While doing some cleaning and removing duplicates from a box, I ran across this film and just had to toss it in again. It’s been nearly ten years since I saw it last and have watched a bit more Gundam since then, but my feelings remain pretty much the same. With any Gundam series that Tomino works directly in, the core of it always comes down to the relationships, regardless of the size or scale of the rest of the show. With F91, it comes down to the relationship between Seabook and Cecily as each tries to do what they think best and to do right by others around them. Each of them puts up with what you’d almost call a disgusting set of humanity that’s in power. F91 is similar to most other Gundam properties in that there are a variety of levels to be absorbed here and each time you see it new material will come from it. Tomino doesn’t just give you everything you need on a silver platter; he makes you work for it and fill in the blanks yourself. F91 can be a challenge due to that without the familiarity of the 0079 – 0083 timeline characters and settings, but the reward is pretty damn strong. This is a solid piece of classic SF anime from someone who’s done some amazing work in the genre in his lifetime. And revisiting this release just makes me want a high definition presentation all the more.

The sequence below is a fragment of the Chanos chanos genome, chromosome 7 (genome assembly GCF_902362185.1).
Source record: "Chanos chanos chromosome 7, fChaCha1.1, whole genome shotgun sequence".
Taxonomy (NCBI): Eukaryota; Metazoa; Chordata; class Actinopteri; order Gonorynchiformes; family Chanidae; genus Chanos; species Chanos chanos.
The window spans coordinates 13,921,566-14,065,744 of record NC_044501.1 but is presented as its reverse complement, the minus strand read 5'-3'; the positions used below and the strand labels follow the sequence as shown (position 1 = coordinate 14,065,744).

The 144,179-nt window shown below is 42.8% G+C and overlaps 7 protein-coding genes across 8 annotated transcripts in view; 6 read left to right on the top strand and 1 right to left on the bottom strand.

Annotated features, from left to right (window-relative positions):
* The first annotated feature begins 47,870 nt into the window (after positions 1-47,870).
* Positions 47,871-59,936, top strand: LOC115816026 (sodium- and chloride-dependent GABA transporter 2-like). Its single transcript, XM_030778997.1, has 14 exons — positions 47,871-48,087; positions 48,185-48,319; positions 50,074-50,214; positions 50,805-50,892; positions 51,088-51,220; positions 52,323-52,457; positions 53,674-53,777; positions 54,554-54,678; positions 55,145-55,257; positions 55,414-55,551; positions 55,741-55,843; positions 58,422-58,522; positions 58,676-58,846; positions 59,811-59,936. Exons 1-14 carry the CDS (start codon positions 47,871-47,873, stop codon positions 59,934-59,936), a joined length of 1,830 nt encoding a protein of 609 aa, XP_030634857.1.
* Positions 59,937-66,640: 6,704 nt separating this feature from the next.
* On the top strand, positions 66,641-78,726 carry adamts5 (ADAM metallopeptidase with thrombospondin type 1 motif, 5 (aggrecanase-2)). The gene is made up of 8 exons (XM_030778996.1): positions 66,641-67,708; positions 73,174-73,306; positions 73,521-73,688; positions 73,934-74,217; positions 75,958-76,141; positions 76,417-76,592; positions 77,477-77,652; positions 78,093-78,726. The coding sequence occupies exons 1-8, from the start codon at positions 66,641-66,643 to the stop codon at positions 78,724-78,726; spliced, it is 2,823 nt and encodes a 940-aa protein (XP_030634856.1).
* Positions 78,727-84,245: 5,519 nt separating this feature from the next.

Japanese 2.0 Language, English 2.0 Language, English 5.1 Language, English Subtitles ,Mechanical Files, Commentary by SUNRISE Producer for F91,Character/Mecha Gallery, Image Gallery of the real life/size F91 Gundam replica head, Gundam Timeline from beginning to end
Content Grade: B+
Audio Grade: B+
Video Grade: B
Packaging Grade: B
Menu Grade: B
Extras Grade: B+
Released By: Bandai Entertainment
Release Date: November 23rd, 2004
Running Time: 120 Minutes
Video Encoding: 480i/p MPEG-2
Aspect Ratio: 1.85:1 Widescreen Letterbox
Sony KDL70R550A 70″ LED 1080P HDTV, Sony PlayStation3 Blu-ray player via HDMI set to 1080p, Onkyo TX-SR605 Receiver and Panasonic SB-TP20S Multi-Channel Speaker System With 100-Watt Subwoofer.